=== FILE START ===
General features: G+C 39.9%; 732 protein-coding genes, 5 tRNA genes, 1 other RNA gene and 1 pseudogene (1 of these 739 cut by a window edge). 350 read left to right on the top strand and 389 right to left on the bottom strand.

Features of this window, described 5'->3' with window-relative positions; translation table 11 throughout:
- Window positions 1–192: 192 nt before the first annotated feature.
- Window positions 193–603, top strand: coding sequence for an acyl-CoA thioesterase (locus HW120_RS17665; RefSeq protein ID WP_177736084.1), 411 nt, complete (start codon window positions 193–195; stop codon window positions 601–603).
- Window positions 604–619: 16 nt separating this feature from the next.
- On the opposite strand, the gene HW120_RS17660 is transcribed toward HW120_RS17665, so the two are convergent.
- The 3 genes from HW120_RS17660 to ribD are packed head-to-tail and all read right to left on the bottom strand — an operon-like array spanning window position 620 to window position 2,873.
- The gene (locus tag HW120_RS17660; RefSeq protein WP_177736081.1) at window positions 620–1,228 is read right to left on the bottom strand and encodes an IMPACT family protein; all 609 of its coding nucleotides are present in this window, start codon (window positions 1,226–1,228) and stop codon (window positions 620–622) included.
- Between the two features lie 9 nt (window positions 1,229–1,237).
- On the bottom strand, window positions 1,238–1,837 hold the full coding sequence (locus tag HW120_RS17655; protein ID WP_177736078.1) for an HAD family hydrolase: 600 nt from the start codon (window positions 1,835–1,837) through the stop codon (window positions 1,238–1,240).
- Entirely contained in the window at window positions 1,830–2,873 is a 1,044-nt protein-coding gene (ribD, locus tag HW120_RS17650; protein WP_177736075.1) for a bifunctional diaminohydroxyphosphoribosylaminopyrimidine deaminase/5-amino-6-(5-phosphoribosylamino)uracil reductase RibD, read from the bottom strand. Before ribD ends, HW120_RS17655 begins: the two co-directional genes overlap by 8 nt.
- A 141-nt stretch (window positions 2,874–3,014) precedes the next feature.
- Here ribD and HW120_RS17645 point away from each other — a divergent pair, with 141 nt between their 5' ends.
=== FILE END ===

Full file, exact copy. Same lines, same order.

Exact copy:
General features: G+C 39.9%; 732 protein-coding genes, 5 tRNA genes, 1 other RNA gene and 1 pseudogene (1 of these 739 cut by a window edge). 350 read left to right on the top strand and 389 right to left on the bottom strand.

Features of this window, described 5'->3' with window-relative positions; translation table 11 throughout:
- Window positions 1–192: 192 nt before the first annotated feature.
- Window positions 193–603, top strand: coding sequence for an acyl-CoA thioesterase (locus HW120_RS17665; RefSeq protein ID WP_177736084.1), 411 nt, complete (start codon window positions 193–195; stop codon window positions 601–603).
- Window positions 604–619: 16 nt separating this feature from the next.
- On the opposite strand, the gene HW120_RS17660 is transcribed toward HW120_RS17665, so the two are convergent.
- The 3 genes from HW120_RS17660 to ribD are packed head-to-tail and all read right to left on the bottom strand — an operon-like array spanning window position 620 to window position 2,873.
- The gene (locus tag HW120_RS17660; RefSeq protein WP_177736081.1) at window positions 620–1,228 is read right to left on the bottom strand and encodes an IMPACT family protein; all 609 of its coding nucleotides are present in this window, start codon (window positions 1,226–1,228) and stop codon (window positions 620–622) included.
- Between the two features lie 9 nt (window positions 1,229–1,237).
- On the bottom strand, window positions 1,238–1,837 hold the full coding sequence (locus tag HW120_RS17655; protein ID WP_177736078.1) for an HAD family hydrolase: 600 nt from the start codon (window positions 1,835–1,837) through the stop codon (window positions 1,238–1,240).
- Entirely contained in the window at window positions 1,830–2,873 is a 1,044-nt protein-coding gene (ribD, locus tag HW120_RS17650; protein WP_177736075.1) for a bifunctional diaminohydroxyphosphoribosylaminopyrimidine deaminase/5-amino-6-(5-phosphoribosylamino)uracil reductase RibD, read from the bottom strand. Before ribD ends, HW120_RS17655 begins: the two co-directional genes overlap by 8 nt.
- A 141-nt stretch (window positions 2,874–3,014) precedes the next feature.
- Here ribD and HW120_RS17645 point away from each other — a divergent pair, with 141 nt between their 5' ends.